The world could consume more oil in 2022 than ever before

Electric cars are taking over the streets, big companies are trying to be nicer to the environment and people are taking action to stop climate change.

But here’s a reality check: The world could consume more oil in 2022 than ever before.

Global energy demand rebounded strongly this year as pandemic restrictions eased, and it’s expected to rise further in 2022.

The International Energy Agency predicts that global oil demand will increase by 3.3 million barrels per day next year to 99.5 million barrels per day. That would match the previous demand record in 2019, before the pandemic.

Not even Omicron is expected to derail the rebound.

“New containment measures put in place to halt the spread of the virus are likely to have a more muted impact on the economy versus previous COVID-19 waves, not least because of widespread vaccination campaigns,” the IEA wrote in a report earlier this month.

The agency, which monitors energy market trends for the world’s richest countries, said it expects demand for road transportation fuels and petrochemicals to continue to post healthy growth.

The lone exception? The IEA did downgrade its forecast for jet fuel due to restrictions on international travel imposed by governments trying to stop the spread of Omicron.

Others are even less concerned about Omicron. The Organization of the Petroleum Exporting Countries (OPEC) did not change its demand forecast for 2022 in its monthly report for December.

“The impact of the new Omicron variant is expected to be mild and short-lived, as the world becomes better equipped to manage COVID-19 and its related challenges,” OPEC analysts wrote in the report.

The forecasts underscore just how dependent the world is on fossil fuels, despite efforts to address the climate crisis and huge investments in electric cars, renewable energy and cleaner fuels.

OPEC expects oil demand to increase around the world next year, led by countries including China, India and the United States.

But, remember: Even if the world does consume more oil in 2022 than ever before, the green transition is still underway.

Some of the biggest oil companies are trying to figure out how they fit into a greener future. For more on that, check out this excellent story from my CNN Business colleague Julia Horowitz.

FIRST-TIME HOME BUYERS ARE BECOMING EVEN MORE RARE

U.S. home sales in November were up from the prior month as buyers rushed to take advantage of low interest rates, reports my CNN Business colleague Anna Bahney.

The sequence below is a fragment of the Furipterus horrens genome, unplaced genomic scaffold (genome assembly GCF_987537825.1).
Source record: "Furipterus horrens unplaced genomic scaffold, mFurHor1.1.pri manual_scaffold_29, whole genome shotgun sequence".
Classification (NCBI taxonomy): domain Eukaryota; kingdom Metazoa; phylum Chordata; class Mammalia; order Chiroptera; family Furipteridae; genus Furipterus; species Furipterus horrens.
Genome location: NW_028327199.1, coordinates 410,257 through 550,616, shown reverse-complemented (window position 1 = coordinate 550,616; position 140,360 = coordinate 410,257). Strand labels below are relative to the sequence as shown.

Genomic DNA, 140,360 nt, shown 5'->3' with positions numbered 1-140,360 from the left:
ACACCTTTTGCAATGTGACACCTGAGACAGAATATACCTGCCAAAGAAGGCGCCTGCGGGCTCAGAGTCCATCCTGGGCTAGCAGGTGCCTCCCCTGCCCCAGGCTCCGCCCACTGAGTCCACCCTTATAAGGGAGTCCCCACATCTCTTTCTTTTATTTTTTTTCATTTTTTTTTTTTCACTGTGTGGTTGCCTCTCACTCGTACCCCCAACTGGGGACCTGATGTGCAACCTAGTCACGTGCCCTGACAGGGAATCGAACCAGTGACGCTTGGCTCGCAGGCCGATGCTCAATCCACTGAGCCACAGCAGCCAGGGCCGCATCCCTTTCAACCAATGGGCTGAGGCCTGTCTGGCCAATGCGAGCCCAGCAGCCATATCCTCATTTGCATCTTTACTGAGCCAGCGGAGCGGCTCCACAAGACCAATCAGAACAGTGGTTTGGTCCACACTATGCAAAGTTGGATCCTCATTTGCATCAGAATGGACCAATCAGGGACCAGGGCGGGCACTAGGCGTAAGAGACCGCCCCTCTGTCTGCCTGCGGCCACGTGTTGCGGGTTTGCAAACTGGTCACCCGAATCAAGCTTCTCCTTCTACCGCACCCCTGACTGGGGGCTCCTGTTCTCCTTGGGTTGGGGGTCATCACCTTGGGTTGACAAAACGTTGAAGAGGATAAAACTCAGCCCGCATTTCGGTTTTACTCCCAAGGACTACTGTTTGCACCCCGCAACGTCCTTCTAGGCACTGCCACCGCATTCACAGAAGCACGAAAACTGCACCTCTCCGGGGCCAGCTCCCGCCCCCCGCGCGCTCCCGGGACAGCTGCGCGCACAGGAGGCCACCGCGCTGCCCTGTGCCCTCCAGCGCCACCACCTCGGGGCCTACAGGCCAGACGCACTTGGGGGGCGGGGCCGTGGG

Prices continued double digit annual jumps as inventory remained at historic lows.

The affordability challenge of buying a home pushed the share of first-time buyers in the market to historic lows, according to a report from the National Association of Realtors.

After a slight slowdown at the end of the summer, November marked a third consecutive month of increasing sales of existing homes, which include single-family homes, townhomes, condominiums and co-ops.

Sales were up 1.9 per cent from October to a seasonally adjusted annual rate of 6.46 million in November.

Home sales were down 2 per cent from a year ago, though, when the real estate market saw a seasonally atypical surge in home buying because of the pandemic.

“Determined buyers were able to land housing before mortgage rates rise further in the coming months,” said Lawrence Yun, NAR’s chief economist.

Price hikes: Home prices continued to climb as buyers competed over a near record low inventory of homes. The median price of a home was US$353,900, up 13.9 per cent from last year. That’s 117 straight months of annual increases — more than nine years — which is the longest-running streak on record.

Part of the reason the median price continues to rise is that more expensive homes are being sold. Sales of homes priced between US$750,000 to US$1 million were up 37 per cent from last year, and homes over $1 million were up 50 per cent.

EMPLOYERS ARE STARTING TO MANDATE BOOSTER SHOTS 

Get ready for booster mandates.

Millions of U.S. workers are already required to show proof of a COVID-1 vaccine to their employer. Soon many could be forced to show proof that they also got a booster shot, reports my CNN Business colleague Chris Isidore.

With the rise of Omicron, public health officials are stressing that a booster shot is more important than ever.

Many who got their initial vaccine dose or doses more than six months ago could have limited protection against the variant.

A booster dose is believed to provide important protections against it.

The numbers: A survey of 200 major employers conducted by consulting firm Gartner last week found 8 per cent of employers are changing their definition of what constitutes “fully vaccinated” and requiring workers to get booster shots.

The percentage requiring boosters is expected to increase as Omicron cases spread and companies try to figure out how to reopen offices that were closed or staffed with limited workers for most of the pandemic, said Brian Kropp, chief of research at Gartner’s HR practice.

“This is the first time we’ve asked about booster mandates. I’m pretty sure if we asked a month ago it would have been 0 per cent,” he said. “By the time we get to the middle of January, it’ll be a lot higher, probably 15-20 per cent is my best guess at this point.”

View Source